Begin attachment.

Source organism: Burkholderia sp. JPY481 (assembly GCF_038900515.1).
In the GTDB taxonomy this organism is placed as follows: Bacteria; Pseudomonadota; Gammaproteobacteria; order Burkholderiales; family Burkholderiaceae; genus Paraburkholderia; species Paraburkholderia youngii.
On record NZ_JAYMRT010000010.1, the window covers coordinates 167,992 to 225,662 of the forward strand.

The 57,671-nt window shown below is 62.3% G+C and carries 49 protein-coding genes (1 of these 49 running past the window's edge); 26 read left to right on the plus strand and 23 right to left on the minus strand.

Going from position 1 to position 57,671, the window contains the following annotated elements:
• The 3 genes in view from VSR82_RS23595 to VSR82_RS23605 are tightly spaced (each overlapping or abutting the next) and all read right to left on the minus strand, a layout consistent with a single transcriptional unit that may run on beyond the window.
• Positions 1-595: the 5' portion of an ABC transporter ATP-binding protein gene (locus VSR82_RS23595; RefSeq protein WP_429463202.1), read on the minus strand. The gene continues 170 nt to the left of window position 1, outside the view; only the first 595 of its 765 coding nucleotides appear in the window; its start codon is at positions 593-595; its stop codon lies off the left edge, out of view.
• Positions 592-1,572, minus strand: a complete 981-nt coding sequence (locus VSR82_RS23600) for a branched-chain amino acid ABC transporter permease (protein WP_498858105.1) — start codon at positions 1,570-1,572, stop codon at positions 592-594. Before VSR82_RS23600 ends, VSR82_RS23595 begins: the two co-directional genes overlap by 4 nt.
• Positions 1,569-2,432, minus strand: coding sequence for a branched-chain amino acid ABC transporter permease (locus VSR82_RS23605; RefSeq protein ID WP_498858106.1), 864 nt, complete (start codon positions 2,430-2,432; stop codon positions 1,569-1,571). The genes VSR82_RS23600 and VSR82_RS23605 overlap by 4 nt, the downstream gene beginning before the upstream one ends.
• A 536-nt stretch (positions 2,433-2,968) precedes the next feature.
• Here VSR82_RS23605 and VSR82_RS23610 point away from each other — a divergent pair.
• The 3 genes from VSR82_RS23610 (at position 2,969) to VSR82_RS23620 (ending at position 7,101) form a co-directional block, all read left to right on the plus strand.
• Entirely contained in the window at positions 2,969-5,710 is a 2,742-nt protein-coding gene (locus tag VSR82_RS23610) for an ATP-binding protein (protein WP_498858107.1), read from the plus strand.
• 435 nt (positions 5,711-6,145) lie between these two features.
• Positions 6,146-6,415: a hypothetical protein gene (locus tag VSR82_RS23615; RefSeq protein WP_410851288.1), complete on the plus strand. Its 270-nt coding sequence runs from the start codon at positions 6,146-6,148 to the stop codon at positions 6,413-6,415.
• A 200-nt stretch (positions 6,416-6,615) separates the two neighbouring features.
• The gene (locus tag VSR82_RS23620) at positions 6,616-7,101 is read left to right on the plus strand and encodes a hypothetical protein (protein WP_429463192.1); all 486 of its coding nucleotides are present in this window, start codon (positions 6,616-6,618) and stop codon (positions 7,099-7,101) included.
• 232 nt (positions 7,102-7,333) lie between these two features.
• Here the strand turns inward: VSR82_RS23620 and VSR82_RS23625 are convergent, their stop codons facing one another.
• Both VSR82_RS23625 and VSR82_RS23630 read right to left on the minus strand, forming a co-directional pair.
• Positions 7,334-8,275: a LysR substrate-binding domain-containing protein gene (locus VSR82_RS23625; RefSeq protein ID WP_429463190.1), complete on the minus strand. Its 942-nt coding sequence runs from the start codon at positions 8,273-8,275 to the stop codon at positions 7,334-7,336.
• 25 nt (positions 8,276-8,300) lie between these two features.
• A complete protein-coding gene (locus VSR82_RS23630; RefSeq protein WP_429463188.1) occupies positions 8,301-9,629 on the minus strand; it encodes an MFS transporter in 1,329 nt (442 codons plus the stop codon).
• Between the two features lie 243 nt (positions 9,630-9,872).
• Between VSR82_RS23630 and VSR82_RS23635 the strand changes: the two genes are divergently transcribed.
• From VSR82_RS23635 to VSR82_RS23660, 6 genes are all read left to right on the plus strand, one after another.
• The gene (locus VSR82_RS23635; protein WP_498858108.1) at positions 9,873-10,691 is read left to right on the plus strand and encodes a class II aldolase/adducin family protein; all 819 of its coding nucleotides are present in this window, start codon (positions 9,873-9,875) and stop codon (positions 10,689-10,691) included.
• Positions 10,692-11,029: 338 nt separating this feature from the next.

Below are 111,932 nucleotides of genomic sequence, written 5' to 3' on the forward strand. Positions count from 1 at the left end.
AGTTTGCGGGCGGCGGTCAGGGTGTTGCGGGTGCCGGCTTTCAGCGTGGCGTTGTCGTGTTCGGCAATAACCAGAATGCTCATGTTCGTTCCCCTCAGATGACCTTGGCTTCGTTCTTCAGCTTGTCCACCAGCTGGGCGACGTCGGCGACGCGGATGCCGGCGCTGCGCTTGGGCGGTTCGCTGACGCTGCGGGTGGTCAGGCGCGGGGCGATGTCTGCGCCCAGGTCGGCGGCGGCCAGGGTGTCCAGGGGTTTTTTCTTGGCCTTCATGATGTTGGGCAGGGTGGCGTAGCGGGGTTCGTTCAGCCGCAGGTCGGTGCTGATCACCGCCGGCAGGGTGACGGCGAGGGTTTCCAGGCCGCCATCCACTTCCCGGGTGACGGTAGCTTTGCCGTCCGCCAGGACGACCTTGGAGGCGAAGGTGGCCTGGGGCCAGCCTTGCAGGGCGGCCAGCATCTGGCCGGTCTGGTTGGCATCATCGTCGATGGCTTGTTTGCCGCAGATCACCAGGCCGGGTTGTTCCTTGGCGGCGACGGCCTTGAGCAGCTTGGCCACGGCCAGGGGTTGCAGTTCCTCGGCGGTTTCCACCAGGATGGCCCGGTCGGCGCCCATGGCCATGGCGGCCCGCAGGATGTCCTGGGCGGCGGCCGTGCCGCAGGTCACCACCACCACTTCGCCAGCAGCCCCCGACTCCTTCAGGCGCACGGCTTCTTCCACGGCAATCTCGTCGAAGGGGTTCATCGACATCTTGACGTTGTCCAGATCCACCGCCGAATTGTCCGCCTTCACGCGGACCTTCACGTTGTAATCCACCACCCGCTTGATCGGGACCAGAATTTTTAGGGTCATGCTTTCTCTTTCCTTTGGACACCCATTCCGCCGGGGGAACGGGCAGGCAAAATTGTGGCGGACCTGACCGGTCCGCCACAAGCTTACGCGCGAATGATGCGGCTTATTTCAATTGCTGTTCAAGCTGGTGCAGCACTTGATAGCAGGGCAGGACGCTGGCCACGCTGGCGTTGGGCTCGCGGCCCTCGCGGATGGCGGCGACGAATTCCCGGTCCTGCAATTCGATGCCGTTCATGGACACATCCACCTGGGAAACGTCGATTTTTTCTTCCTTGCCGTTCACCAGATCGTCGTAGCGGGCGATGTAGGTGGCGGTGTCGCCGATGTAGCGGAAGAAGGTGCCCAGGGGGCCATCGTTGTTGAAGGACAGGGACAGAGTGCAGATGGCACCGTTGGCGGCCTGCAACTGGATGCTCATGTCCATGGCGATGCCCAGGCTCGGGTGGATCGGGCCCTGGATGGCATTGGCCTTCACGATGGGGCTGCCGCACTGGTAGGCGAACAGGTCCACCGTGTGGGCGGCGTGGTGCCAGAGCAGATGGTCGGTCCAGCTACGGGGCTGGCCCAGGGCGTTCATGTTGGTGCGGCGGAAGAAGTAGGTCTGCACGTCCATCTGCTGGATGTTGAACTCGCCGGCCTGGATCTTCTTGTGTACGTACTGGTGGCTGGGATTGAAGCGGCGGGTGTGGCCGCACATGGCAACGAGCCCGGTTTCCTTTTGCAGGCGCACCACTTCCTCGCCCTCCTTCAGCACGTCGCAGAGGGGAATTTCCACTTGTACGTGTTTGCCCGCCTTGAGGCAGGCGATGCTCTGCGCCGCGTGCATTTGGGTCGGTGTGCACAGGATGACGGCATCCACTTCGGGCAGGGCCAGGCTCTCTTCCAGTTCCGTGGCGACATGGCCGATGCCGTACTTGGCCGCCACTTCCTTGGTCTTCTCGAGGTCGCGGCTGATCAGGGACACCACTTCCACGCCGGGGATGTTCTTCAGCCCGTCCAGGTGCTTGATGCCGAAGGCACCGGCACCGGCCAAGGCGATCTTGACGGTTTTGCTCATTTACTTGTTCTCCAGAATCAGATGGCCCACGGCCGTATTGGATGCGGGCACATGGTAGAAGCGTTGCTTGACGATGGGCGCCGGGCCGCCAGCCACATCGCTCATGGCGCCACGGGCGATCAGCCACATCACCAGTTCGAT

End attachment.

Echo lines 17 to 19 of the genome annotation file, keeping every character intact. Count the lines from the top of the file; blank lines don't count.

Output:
• The gene (locus tag VSR82_RS23620) at positions 6,616-7,101 is read left to right on the plus strand and encodes a hypothetical protein (protein WP_429463192.1); all 486 of its coding nucleotides are present in this window, start codon (positions 6,616-6,618) and stop codon (positions 7,099-7,101) included.
• 232 nt (positions 7,102-7,333) lie between these two features.
• Here the strand turns inward: VSR82_RS23620 and VSR82_RS23625 are convergent, their stop codons facing one another.